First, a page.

I know I am a good person, but I’m not sure whether or not I qualify as a “nice girl.” I spend time considering goodness and value kind sentiments and actions in others. I try to see the best in people and relate to them even if we are different in many ways.
I think it is important to stand up for yourself and your beliefs and defend other people who are victim to unkind or unfair behavior, even when it makes a situation uncomfortable. Like, anyone, I have my lapses, but I think I do a pretty good job of adhering to this moral code (or whatever it is) that I’ve constructed. I believe my friend Neha to be a nice person for similar reasons.
A condition of being good is that it should always be possible for you to be morally destroyed by something that you couldn’t prevent. To be a good human being is to have a kind of openness to the world, an ability to trust uncertain things beyond your own control, things that can lead you to be shattered in very extreme circumstances for which you were not to blame. That says something very important about the ethical life: It is based on a trust in the uncertain and on a willingness to be exposed. Trust is based on being more like a plant than like a jewel — something fragile but whose very particular beauty is inseparable from that fragility. – Martha Nussbaum
So, being good entails purpose. According to this view, as you go through the world, you should always be considering purpose: acknowledging that your actions and encounters reflect not merely individual impulses but a larger sense of moral value. Goodness is a way to describe a form of humility implicit in living a life in which more than the self is considered — though, as Nussbaum reminds us, committing to an ethical life also renders human beings vulnerable to immeasurable pain. This is why being good is difficult and many people are not particularly good or good at all. The horrific ends met by the heroes of Greek or Shakespearean tragedy enforce the full magnitude of sacrifice that can be necessary for good to be maintained. A sacrifice this immense is, for the most part, not required of us, but its documentation is a reminder of the linked ongoing effort in which we are implicated: in other words, the nature of “our humanity” and the sophisticated, noble purposes of the struggle in which we, too, can and should participate.
The next day, my friend and I are at a small gathering. It is almost ostentatiously pleasant. The couple that owns the house is pouring wine and using an ice cream maker. We are standing in the kitchen. I am not even a bit drunk.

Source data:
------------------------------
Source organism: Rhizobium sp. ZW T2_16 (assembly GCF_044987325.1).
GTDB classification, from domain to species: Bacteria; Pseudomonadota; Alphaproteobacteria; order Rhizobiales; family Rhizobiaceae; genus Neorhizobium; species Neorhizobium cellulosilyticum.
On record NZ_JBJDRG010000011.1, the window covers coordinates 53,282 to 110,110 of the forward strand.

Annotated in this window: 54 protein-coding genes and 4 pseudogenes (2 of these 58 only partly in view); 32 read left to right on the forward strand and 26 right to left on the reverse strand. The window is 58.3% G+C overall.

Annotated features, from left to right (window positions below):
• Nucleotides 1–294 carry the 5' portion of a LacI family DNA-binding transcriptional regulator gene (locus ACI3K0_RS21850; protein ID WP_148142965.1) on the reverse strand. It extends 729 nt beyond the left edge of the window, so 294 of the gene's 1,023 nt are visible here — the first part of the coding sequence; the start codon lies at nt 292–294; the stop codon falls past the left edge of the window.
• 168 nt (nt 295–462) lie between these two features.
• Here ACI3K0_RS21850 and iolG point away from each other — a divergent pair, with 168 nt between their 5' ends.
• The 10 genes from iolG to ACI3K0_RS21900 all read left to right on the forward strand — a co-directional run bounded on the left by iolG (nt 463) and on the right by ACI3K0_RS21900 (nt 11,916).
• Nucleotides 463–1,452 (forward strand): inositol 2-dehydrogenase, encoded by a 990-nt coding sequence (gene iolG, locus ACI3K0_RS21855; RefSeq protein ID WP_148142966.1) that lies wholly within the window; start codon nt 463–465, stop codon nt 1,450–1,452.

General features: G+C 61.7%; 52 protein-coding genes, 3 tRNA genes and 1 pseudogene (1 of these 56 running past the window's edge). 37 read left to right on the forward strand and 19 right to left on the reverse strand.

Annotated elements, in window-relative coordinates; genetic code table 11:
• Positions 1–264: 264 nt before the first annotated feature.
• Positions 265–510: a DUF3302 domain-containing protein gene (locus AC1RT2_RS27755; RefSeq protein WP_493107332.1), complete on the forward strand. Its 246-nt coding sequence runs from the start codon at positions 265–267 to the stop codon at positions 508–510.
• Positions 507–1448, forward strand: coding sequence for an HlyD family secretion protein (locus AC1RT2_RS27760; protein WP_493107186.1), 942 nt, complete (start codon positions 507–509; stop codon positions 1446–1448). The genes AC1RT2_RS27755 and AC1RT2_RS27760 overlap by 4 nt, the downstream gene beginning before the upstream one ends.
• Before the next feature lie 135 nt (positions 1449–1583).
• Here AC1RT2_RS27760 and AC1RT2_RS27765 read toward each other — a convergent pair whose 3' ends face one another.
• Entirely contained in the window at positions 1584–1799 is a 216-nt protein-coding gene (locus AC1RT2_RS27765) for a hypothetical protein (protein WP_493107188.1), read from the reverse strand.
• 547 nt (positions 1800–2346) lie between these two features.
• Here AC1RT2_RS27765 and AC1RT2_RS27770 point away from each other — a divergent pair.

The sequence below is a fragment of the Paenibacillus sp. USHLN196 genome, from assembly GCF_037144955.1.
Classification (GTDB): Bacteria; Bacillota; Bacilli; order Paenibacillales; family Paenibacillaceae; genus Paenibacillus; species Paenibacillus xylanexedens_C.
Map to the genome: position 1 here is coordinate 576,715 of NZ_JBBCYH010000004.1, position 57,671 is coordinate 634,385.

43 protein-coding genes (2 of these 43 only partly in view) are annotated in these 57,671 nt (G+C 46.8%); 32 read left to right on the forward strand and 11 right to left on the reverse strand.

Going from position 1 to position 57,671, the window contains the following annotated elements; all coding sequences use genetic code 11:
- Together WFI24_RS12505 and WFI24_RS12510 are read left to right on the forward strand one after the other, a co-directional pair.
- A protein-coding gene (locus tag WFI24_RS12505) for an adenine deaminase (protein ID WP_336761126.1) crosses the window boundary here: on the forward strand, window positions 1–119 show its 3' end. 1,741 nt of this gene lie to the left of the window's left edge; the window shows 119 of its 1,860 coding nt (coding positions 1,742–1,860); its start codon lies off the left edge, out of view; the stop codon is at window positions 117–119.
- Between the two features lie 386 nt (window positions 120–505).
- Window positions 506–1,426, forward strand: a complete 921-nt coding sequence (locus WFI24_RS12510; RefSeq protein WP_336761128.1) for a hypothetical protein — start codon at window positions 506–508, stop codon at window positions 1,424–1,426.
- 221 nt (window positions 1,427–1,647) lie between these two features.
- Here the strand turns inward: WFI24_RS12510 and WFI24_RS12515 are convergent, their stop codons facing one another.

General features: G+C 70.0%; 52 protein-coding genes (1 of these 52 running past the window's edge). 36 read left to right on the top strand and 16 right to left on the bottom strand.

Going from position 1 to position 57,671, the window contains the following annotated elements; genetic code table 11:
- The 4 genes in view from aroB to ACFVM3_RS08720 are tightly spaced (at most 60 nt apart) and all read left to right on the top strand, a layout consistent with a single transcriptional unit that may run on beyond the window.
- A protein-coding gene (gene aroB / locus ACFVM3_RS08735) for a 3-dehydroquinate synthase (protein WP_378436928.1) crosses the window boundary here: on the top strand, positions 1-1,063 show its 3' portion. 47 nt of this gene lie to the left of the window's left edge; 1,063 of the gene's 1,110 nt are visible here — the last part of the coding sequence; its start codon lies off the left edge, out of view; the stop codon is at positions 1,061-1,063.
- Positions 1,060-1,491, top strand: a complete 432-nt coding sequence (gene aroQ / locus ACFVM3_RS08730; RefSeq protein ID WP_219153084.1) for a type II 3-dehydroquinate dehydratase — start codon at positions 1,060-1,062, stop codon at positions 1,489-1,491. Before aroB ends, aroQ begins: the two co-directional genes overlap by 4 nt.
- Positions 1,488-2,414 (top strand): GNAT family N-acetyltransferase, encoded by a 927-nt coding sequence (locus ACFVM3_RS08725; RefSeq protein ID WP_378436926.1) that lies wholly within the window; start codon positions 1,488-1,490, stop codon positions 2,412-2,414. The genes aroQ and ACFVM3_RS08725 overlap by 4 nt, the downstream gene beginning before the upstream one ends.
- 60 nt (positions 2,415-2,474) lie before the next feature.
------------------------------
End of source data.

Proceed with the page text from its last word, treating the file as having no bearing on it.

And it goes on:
“The guy from the other night” is there. Though we have slept together in the past, I am not bothered that he has brought a female friend with whom he has an ongoing sexual relationship. Her company is enjoyable, and I do not have a possessive attitude about casual encounters of this kind. They seem to have a relationship of far greater duration than ‘ours’: one I take to be somewhat romantic, which I never wanted or entertained as a possibility for myself. His female friend is intelligent and interesting: we speak about drug experiences momentarily and joke about the immanence of the New Year.
“He” seems edgy, though. At first, I think, maybe it is uncomfortable for him to be so close to both of us. Maybe he thinks I am wounded. I try to be polite and clear about my intentions. I want everyone to feel comfortable and have a nice time.
But soon he begins speaking flamboyantly, criticizing someone’s social decorum and air of judgment. He is being incredibly irritating and pushy, and even though I try to ignore this at first, I think of the other night outside the bar and am compelled to say something. I think it’s a bit hypocritical, I say, to accuse other people of bad manners given that he deemed someone he didn’t know “a cunt” the day before. There is a pause that indicates tension. I don’t mind when the female friend turns away and makes a face signaling the immanent awkward encounter. As I have said before, I think it is important to stand up for yourself and others. Neha is standing beside me and inches in.